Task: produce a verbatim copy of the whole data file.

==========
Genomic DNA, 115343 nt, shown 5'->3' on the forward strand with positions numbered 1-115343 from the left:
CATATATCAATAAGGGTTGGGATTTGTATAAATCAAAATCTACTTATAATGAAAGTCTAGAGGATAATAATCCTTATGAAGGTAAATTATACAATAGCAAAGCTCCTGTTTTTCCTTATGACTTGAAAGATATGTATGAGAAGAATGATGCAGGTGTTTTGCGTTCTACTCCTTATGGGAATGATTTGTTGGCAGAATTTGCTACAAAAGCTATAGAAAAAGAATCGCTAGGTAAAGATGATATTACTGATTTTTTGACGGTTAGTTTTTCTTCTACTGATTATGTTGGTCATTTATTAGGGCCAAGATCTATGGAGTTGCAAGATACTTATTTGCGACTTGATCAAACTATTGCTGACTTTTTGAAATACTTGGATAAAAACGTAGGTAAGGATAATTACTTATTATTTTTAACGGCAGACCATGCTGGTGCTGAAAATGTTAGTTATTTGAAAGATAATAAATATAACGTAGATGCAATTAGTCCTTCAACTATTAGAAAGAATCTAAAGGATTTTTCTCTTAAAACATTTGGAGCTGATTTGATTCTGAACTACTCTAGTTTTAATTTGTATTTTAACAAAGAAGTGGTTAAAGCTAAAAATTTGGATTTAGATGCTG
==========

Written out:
Genomic DNA, 115343 nt, shown 5'->3' on the forward strand with positions numbered 1-115343 from the left:
CATATATCAATAAGGGTTGGGATTTGTATAAATCAAAATCTACTTATAATGAAAGTCTAGAGGATAATAATCCTTATGAAGGTAAATTATACAATAGCAAAGCTCCTGTTTTTCCTTATGACTTGAAAGATATGTATGAGAAGAATGATGCAGGTGTTTTGCGTTCTACTCCTTATGGGAATGATTTGTTGGCAGAATTTGCTACAAAAGCTATAGAAAAAGAATCGCTAGGTAAAGATGATATTACTGATTTTTTGACGGTTAGTTTTTCTTCTACTGATTATGTTGGTCATTTATTAGGGCCAAGATCTATGGAGTTGCAAGATACTTATTTGCGACTTGATCAAACTATTGCTGACTTTTTGAAATACTTGGATAAAAACGTAGGTAAGGATAATTACTTATTATTTTTAACGGCAGACCATGCTGGTGCTGAAAATGTTAGTTATTTGAAAGATAATAAATATAACGTAGATGCAATTAGTCCTTCAACTATTAGAAAGAATCTAAAGGATTTTTCTCTTAAAACATTTGGAGCTGATTTGATTCTGAACTACTCTAGTTTTAATTTGTATTTTAACAAAGAAGTGGTTAAAGCTAAAAATTTGGATTTAGATGCTG